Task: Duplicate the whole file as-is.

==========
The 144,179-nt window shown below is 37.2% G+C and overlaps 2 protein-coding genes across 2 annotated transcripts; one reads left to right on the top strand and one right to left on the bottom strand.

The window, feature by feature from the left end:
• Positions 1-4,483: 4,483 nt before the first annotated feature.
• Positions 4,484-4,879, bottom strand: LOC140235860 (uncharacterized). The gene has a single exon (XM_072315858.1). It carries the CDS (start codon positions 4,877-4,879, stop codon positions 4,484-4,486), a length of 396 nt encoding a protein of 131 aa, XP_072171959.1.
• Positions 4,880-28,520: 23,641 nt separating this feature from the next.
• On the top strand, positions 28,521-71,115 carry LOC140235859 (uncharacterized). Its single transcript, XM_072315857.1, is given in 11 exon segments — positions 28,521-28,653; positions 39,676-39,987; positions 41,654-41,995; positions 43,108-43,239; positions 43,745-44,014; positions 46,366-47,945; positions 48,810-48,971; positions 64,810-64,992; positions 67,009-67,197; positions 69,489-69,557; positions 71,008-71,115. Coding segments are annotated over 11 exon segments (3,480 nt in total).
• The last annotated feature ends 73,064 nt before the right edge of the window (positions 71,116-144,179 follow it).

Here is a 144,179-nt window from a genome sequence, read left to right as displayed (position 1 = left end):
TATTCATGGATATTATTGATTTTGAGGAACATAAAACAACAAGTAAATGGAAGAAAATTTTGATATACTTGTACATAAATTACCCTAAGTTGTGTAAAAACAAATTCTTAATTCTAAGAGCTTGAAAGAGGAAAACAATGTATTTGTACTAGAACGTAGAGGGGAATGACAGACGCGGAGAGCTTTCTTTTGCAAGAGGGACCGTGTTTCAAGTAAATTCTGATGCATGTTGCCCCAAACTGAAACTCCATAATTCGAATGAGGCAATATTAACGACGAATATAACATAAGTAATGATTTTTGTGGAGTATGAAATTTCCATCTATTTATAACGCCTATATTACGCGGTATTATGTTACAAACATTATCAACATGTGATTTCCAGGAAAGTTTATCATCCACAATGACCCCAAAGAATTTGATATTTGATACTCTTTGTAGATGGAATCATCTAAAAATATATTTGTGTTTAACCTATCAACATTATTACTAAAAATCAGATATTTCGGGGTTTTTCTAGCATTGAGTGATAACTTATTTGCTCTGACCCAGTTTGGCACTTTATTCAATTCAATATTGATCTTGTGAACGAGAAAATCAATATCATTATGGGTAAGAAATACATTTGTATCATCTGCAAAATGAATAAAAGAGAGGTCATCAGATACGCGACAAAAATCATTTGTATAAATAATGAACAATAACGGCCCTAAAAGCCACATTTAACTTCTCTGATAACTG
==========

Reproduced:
The 144,179-nt window shown below is 37.2% G+C and overlaps 2 protein-coding genes across 2 annotated transcripts; one reads left to right on the top strand and one right to left on the bottom strand.

The window, feature by feature from the left end:
• Positions 1-4,483: 4,483 nt before the first annotated feature.
• Positions 4,484-4,879, bottom strand: LOC140235860 (uncharacterized). The gene has a single exon (XM_072315858.1). It carries the CDS (start codon positions 4,877-4,879, stop codon positions 4,484-4,486), a length of 396 nt encoding a protein of 131 aa, XP_072171959.1.
• Positions 4,880-28,520: 23,641 nt separating this feature from the next.
• On the top strand, positions 28,521-71,115 carry LOC140235859 (uncharacterized). Its single transcript, XM_072315857.1, is given in 11 exon segments — positions 28,521-28,653; positions 39,676-39,987; positions 41,654-41,995; positions 43,108-43,239; positions 43,745-44,014; positions 46,366-47,945; positions 48,810-48,971; positions 64,810-64,992; positions 67,009-67,197; positions 69,489-69,557; positions 71,008-71,115. Coding segments are annotated over 11 exon segments (3,480 nt in total).
• The last annotated feature ends 73,064 nt before the right edge of the window (positions 71,116-144,179 follow it).

Here is a 144,179-nt window from a genome sequence, read left to right as displayed (position 1 = left end):
TATTCATGGATATTATTGATTTTGAGGAACATAAAACAACAAGTAAATGGAAGAAAATTTTGATATACTTGTACATAAATTACCCTAAGTTGTGTAAAAACAAATTCTTAATTCTAAGAGCTTGAAAGAGGAAAACAATGTATTTGTACTAGAACGTAGAGGGGAATGACAGACGCGGAGAGCTTTCTTTTGCAAGAGGGACCGTGTTTCAAGTAAATTCTGATGCATGTTGCCCCAAACTGAAACTCCATAATTCGAATGAGGCAATATTAACGACGAATATAACATAAGTAATGATTTTTGTGGAGTATGAAATTTCCATCTATTTATAACGCCTATATTACGCGGTATTATGTTACAAACATTATCAACATGTGATTTCCAGGAAAGTTTATCATCCACAATGACCCCAAAGAATTTGATATTTGATACTCTTTGTAGATGGAATCATCTAAAAATATATTTGTGTTTAACCTATCAACATTATTACTAAAAATCAGATATTTCGGGGTTTTTCTAGCATTGAGTGATAACTTATTTGCTCTGACCCAGTTTGGCACTTTATTCAATTCAATATTGATCTTGTGAACGAGAAAATCAATATCATTATGGGTAAGAAATACATTTGTATCATCTGCAAAATGAATAAAAGAGAGGTCATCAGATACGCGACAAAAATCATTTGTATAAATAATGAACAATAACGGCCCTAAAAGCCACATTTAACTTCTCTGATAACTG